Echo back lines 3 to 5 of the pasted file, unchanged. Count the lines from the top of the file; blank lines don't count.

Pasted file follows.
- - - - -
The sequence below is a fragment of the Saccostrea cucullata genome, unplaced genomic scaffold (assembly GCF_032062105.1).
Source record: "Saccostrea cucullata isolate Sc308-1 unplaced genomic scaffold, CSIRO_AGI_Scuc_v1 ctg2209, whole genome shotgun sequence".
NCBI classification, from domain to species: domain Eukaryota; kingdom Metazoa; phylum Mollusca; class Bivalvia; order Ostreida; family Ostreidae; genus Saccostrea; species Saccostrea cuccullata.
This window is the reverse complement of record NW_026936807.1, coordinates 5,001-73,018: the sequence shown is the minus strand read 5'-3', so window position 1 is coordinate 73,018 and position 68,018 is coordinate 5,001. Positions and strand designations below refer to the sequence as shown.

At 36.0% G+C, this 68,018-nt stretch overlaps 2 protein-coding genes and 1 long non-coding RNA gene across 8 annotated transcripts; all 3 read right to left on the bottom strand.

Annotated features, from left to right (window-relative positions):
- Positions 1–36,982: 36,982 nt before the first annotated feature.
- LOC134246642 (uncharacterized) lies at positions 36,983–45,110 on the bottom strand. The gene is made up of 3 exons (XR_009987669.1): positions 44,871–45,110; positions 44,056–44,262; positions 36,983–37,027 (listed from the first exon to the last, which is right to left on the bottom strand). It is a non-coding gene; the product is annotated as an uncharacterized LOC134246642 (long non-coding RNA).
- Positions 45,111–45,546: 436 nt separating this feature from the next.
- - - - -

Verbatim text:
NCBI classification, from domain to species: domain Eukaryota; kingdom Metazoa; phylum Mollusca; class Bivalvia; order Ostreida; family Ostreidae; genus Saccostrea; species Saccostrea cuccullata.
This window is the reverse complement of record NW_026936807.1, coordinates 5,001-73,018: the sequence shown is the minus strand read 5'-3', so window position 1 is coordinate 73,018 and position 68,018 is coordinate 5,001. Positions and strand designations below refer to the sequence as shown.

At 36.0% G+C, this 68,018-nt stretch overlaps 2 protein-coding genes and 1 long non-coding RNA gene across 8 annotated transcripts; all 3 read right to left on the bottom strand.